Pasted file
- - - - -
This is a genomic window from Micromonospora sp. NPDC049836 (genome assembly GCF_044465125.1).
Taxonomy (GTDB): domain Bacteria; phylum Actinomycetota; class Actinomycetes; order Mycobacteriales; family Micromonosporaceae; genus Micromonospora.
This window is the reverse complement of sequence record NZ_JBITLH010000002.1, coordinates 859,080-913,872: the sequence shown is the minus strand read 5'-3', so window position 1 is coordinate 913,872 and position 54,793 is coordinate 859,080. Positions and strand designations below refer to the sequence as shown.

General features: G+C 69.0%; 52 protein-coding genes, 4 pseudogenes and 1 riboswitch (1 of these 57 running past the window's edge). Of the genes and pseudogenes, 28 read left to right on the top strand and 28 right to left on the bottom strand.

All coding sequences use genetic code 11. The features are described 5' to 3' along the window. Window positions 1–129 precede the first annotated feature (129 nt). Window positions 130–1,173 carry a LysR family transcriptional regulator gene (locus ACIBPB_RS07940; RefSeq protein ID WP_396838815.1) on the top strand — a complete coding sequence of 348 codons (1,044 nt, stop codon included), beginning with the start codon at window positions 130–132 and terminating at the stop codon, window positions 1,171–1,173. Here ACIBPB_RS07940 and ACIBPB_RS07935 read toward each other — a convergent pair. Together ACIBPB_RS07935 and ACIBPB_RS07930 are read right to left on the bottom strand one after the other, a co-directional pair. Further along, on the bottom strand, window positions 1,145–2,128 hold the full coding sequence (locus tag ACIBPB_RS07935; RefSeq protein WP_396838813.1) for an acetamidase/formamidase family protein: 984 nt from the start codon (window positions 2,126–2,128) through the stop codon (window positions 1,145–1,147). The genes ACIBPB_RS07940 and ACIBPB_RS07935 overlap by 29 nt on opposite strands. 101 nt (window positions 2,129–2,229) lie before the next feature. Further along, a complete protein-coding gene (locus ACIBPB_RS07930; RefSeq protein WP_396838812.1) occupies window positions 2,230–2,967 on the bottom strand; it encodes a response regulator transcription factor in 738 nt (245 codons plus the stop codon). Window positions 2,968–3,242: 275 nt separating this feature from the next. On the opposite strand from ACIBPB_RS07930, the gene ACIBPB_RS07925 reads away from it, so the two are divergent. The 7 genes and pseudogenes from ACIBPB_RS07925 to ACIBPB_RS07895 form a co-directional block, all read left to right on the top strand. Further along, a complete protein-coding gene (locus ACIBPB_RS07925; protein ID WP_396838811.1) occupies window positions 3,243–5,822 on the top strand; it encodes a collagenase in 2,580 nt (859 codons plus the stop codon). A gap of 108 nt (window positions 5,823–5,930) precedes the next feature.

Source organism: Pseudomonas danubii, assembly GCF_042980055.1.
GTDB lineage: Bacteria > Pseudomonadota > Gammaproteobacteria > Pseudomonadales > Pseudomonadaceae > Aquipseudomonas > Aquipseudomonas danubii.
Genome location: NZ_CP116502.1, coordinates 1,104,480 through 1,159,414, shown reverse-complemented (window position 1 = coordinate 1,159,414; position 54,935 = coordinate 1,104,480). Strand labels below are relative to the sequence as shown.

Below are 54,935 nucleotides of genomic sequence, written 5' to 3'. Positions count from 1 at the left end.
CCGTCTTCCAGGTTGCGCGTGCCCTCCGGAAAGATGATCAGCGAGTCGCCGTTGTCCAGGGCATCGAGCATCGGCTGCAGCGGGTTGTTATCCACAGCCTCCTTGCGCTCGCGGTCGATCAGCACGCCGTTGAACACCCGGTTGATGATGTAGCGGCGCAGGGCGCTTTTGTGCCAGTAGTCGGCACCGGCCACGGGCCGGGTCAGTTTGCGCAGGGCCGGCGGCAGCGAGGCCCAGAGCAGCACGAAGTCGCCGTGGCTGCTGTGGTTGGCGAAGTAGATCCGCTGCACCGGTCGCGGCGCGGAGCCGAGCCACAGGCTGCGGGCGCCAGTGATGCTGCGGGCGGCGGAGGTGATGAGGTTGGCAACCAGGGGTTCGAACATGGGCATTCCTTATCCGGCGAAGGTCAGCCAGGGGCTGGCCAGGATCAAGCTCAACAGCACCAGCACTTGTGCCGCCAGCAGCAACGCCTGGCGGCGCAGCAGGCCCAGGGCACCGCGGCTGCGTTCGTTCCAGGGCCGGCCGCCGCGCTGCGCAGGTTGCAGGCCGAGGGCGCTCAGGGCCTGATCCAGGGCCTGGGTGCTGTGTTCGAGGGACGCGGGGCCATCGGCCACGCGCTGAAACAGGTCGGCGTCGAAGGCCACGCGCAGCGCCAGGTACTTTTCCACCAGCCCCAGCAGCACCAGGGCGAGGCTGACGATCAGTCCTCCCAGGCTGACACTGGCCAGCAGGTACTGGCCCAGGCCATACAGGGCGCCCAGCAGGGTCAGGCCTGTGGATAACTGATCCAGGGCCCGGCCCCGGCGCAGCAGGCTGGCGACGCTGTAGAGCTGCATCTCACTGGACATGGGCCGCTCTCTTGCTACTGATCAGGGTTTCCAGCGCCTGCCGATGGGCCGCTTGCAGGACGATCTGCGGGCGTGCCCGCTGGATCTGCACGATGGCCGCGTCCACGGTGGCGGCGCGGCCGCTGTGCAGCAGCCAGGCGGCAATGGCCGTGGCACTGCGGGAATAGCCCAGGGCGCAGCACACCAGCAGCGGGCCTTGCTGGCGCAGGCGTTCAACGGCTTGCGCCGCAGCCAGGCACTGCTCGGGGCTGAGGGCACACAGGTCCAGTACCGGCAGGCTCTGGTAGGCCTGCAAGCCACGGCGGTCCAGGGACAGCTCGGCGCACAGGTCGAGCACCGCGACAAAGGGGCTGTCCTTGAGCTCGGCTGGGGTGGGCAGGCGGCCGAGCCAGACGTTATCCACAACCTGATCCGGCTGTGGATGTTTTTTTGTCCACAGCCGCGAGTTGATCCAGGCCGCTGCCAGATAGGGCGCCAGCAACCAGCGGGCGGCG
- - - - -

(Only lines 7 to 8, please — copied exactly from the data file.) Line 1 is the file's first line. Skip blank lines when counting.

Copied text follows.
GTDB lineage: Bacteria > Pseudomonadota > Gammaproteobacteria > Pseudomonadales > Pseudomonadaceae > Aquipseudomonas > Aquipseudomonas danubii.
Genome location: NZ_CP116502.1, coordinates 1,104,480 through 1,159,414, shown reverse-complemented (window position 1 = coordinate 1,159,414; position 54,935 = coordinate 1,104,480). Strand labels below are relative to the sequence as shown.